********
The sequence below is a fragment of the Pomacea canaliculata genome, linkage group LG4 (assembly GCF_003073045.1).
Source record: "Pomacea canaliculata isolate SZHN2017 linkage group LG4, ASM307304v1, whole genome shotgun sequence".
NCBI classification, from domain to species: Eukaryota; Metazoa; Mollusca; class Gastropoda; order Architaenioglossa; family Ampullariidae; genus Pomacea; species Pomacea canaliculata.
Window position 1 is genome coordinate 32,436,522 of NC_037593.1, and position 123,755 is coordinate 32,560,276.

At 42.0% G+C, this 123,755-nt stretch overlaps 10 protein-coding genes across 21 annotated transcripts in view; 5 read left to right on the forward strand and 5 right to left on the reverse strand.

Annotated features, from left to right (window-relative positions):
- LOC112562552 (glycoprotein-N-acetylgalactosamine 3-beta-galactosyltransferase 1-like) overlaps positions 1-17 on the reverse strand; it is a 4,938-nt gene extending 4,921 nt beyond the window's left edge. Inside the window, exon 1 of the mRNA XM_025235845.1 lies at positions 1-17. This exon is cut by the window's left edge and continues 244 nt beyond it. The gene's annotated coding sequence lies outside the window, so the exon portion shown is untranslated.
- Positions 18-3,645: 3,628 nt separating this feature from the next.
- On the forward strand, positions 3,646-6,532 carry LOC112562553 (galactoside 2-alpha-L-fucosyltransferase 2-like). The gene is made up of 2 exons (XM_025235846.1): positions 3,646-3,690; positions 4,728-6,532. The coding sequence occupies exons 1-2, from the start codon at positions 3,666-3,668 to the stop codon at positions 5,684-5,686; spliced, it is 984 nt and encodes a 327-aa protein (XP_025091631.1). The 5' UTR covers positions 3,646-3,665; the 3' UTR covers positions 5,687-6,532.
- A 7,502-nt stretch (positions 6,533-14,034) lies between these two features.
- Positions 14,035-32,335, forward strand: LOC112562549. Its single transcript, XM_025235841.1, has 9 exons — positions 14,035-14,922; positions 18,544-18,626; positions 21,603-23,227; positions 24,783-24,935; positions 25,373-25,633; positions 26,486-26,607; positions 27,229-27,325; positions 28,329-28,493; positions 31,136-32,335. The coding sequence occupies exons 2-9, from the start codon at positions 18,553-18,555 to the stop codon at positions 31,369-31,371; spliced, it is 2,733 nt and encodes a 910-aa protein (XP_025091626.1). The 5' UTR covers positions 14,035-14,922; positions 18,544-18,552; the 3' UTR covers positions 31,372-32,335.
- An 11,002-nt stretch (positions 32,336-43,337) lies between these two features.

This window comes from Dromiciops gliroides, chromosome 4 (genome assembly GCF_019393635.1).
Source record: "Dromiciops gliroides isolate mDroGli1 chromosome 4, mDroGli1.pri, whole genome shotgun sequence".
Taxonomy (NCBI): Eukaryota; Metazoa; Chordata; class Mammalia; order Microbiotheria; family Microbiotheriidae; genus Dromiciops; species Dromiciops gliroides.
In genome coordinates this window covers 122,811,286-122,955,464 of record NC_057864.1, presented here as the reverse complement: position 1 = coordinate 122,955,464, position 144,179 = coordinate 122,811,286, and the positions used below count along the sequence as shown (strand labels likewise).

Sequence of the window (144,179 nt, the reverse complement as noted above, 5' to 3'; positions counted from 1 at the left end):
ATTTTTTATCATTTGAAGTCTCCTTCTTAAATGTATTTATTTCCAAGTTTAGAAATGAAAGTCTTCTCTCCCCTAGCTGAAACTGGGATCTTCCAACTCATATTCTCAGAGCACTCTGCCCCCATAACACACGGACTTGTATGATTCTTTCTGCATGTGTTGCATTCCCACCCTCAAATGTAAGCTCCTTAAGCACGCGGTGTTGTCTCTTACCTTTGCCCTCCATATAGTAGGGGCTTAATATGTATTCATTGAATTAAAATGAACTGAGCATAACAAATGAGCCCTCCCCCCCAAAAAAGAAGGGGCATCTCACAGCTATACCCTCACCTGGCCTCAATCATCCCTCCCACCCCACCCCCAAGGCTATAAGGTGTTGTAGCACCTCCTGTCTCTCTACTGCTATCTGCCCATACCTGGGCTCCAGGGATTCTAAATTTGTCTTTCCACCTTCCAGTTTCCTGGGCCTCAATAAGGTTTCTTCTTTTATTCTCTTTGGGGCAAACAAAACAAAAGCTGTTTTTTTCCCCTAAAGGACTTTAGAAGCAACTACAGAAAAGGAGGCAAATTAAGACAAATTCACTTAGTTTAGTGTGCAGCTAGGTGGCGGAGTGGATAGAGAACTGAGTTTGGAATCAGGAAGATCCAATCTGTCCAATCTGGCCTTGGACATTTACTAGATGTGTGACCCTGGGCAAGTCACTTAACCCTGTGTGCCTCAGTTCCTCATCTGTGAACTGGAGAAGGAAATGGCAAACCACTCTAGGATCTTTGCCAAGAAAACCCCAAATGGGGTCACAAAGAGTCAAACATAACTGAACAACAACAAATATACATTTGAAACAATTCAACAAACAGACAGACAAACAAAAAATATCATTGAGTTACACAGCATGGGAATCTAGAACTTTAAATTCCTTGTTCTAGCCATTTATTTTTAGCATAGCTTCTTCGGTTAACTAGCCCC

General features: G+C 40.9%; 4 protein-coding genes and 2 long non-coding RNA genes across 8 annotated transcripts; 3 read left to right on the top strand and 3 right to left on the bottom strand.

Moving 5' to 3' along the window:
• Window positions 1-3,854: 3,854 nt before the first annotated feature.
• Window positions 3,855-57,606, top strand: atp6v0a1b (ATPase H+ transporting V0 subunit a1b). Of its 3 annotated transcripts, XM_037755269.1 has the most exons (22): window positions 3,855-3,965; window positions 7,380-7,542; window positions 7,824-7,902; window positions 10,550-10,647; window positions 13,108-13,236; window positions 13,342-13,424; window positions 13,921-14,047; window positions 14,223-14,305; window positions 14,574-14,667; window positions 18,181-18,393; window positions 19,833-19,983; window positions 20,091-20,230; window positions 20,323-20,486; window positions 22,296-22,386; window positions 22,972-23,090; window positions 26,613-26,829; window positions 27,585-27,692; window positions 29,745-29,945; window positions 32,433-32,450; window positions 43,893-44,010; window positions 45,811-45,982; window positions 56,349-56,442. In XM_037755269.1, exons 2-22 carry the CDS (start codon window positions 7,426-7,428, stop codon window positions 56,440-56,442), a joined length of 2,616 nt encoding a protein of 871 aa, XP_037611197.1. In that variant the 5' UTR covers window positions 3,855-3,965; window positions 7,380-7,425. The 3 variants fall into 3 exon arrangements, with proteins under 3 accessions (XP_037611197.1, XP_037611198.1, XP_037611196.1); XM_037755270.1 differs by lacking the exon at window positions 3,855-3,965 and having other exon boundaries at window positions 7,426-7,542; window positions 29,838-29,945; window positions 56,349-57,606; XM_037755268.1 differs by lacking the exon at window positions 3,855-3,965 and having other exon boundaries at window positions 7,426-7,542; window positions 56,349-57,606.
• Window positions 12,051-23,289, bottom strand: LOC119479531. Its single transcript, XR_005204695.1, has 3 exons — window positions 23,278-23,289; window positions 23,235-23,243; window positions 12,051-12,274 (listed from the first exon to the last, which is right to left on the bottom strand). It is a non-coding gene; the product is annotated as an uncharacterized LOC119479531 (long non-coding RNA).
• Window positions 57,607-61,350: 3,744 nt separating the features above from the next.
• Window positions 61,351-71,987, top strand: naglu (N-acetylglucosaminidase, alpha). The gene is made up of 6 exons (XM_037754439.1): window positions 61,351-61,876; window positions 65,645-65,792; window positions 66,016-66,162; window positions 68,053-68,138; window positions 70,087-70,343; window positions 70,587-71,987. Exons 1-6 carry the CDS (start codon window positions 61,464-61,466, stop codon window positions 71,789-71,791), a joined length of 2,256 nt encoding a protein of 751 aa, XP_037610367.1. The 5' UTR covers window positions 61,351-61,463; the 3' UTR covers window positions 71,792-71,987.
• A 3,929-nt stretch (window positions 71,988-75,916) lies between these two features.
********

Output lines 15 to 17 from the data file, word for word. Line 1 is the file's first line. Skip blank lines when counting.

Taxonomy (NCBI): Eukaryota; Metazoa; Chordata; class Mammalia; order Microbiotheria; family Microbiotheriidae; genus Dromiciops; species Dromiciops gliroides.
In genome coordinates this window covers 122,811,286-122,955,464 of record NC_057864.1, presented here as the reverse complement: position 1 = coordinate 122,955,464, position 144,179 = coordinate 122,811,286, and the positions used below count along the sequence as shown (strand labels likewise).

Sequence of the window (144,179 nt, the reverse complement as noted above, 5' to 3'; positions counted from 1 at the left end):